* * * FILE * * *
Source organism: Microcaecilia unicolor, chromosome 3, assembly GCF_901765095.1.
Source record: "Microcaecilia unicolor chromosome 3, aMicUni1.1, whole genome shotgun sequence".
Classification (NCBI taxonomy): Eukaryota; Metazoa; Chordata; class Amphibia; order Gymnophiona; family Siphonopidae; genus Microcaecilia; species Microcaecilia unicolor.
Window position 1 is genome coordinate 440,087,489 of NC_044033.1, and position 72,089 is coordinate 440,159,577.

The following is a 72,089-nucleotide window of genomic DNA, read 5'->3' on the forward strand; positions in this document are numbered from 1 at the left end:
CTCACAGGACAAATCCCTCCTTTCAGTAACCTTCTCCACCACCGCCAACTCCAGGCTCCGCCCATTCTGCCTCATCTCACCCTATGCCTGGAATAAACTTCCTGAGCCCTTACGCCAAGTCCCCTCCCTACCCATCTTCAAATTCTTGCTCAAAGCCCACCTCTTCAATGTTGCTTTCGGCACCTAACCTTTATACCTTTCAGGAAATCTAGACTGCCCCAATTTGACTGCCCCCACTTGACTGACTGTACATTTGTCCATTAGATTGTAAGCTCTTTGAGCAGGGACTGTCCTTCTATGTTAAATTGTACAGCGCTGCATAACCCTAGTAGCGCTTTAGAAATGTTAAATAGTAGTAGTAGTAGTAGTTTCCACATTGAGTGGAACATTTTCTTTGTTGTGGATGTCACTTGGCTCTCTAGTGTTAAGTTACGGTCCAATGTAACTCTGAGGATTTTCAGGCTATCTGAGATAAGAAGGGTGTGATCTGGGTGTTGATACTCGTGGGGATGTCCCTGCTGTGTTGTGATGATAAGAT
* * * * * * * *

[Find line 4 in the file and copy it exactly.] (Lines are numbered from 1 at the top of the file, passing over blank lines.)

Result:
Window position 1 is genome coordinate 440,087,489 of NC_044033.1, and position 72,089 is coordinate 440,159,577.